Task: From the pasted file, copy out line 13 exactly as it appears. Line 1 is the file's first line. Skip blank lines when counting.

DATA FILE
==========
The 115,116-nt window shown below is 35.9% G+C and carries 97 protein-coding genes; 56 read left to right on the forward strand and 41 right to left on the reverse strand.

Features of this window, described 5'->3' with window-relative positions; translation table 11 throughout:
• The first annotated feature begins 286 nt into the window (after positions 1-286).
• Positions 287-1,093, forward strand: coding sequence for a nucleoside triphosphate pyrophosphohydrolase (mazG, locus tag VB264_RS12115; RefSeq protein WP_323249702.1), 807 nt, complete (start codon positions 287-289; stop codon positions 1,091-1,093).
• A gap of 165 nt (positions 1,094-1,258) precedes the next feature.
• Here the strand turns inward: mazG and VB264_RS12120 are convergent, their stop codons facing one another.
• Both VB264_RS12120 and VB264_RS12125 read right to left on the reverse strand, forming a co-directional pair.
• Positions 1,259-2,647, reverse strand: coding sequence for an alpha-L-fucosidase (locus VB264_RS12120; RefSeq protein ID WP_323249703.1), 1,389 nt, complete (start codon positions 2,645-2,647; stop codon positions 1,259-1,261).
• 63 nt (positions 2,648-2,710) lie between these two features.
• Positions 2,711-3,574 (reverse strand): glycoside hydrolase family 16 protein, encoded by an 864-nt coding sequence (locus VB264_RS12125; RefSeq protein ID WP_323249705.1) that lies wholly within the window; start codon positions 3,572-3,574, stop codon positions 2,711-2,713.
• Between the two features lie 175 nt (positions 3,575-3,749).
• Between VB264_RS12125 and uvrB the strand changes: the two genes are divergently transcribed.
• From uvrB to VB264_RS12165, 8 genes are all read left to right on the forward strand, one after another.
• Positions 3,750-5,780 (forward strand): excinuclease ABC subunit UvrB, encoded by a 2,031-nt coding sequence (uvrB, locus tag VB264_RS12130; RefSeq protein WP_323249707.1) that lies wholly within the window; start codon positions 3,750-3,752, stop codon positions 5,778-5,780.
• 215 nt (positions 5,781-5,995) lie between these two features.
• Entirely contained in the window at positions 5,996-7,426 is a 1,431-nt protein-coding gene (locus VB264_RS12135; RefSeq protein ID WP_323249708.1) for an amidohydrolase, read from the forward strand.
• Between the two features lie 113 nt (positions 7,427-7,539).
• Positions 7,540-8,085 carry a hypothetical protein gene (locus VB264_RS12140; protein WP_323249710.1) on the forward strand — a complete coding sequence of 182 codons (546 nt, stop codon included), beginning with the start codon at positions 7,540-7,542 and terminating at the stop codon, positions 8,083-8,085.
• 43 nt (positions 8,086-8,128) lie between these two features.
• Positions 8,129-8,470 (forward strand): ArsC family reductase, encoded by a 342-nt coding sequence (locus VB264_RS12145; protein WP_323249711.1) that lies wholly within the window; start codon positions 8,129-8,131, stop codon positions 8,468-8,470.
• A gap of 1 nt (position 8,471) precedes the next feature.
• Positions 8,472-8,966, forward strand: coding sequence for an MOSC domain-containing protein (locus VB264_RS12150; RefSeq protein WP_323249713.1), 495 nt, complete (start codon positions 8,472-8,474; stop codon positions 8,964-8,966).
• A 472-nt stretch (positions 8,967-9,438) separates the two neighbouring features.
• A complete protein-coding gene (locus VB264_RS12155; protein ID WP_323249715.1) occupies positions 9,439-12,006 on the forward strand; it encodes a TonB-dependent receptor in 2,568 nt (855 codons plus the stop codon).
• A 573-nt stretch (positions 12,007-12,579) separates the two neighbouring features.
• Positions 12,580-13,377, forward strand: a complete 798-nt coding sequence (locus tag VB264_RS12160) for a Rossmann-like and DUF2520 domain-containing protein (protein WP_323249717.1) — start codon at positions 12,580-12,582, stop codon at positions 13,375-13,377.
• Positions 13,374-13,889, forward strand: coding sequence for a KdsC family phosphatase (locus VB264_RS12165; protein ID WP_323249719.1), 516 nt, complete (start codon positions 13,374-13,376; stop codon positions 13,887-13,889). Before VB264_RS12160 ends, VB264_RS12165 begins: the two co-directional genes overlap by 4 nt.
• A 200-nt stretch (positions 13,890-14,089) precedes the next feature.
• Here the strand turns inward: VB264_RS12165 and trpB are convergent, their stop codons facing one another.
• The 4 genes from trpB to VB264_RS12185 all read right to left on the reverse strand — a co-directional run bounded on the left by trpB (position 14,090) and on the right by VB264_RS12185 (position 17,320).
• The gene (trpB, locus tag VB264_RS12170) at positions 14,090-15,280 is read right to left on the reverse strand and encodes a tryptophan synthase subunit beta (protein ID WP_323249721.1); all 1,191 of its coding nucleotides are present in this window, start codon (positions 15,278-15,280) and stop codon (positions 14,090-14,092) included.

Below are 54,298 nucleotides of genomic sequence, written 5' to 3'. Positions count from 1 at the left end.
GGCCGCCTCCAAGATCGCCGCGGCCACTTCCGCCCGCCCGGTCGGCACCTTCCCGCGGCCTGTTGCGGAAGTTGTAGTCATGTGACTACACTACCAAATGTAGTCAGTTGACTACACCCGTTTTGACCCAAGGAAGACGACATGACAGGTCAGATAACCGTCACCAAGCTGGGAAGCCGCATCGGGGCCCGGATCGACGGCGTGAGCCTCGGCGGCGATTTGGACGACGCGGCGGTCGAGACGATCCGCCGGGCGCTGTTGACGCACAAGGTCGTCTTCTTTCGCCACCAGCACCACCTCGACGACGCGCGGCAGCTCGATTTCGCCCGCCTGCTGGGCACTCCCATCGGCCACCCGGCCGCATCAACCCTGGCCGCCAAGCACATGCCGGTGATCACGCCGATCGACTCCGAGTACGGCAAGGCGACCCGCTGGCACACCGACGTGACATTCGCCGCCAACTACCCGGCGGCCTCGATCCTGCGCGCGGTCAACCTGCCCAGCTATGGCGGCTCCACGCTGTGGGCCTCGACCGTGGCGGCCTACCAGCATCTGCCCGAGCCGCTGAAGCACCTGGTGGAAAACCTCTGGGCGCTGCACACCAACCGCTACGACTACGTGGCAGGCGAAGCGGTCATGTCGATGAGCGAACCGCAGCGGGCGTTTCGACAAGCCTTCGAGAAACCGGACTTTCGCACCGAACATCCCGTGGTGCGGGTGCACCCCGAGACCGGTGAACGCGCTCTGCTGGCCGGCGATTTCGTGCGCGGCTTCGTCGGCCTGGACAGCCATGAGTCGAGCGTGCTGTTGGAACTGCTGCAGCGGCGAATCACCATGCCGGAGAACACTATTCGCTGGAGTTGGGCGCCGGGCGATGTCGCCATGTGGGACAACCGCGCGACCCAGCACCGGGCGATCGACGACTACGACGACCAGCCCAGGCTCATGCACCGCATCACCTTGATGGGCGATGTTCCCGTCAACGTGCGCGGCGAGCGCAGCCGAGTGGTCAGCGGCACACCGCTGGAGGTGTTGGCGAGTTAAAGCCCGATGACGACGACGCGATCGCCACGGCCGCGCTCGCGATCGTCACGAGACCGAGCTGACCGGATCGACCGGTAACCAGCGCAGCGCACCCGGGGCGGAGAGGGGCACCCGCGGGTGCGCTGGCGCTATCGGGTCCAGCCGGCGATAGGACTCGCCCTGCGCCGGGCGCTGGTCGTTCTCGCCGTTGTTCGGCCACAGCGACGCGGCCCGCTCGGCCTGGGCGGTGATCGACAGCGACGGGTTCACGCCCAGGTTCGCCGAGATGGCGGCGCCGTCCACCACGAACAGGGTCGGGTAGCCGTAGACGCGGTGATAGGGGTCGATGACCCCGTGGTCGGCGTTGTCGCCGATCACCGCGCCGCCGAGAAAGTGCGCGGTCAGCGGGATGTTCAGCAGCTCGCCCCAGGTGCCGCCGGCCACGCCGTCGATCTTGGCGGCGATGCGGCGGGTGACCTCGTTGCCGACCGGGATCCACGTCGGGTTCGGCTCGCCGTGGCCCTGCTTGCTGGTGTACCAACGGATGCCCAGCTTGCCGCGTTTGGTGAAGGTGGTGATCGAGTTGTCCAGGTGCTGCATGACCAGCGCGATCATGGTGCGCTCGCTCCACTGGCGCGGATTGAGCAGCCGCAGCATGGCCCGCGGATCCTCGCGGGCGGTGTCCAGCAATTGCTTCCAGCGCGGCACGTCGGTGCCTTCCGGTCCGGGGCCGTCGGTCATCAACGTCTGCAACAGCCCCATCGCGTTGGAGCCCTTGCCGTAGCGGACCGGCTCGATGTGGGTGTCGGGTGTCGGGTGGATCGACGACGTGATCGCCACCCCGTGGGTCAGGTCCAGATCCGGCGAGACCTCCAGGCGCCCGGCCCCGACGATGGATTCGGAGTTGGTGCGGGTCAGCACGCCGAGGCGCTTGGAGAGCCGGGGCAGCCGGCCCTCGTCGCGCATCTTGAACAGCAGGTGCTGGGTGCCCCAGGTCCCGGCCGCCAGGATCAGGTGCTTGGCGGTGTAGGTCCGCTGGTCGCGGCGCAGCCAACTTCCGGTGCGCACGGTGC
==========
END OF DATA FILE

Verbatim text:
• From uvrB to VB264_RS12165, 8 genes are all read left to right on the forward strand, one after another.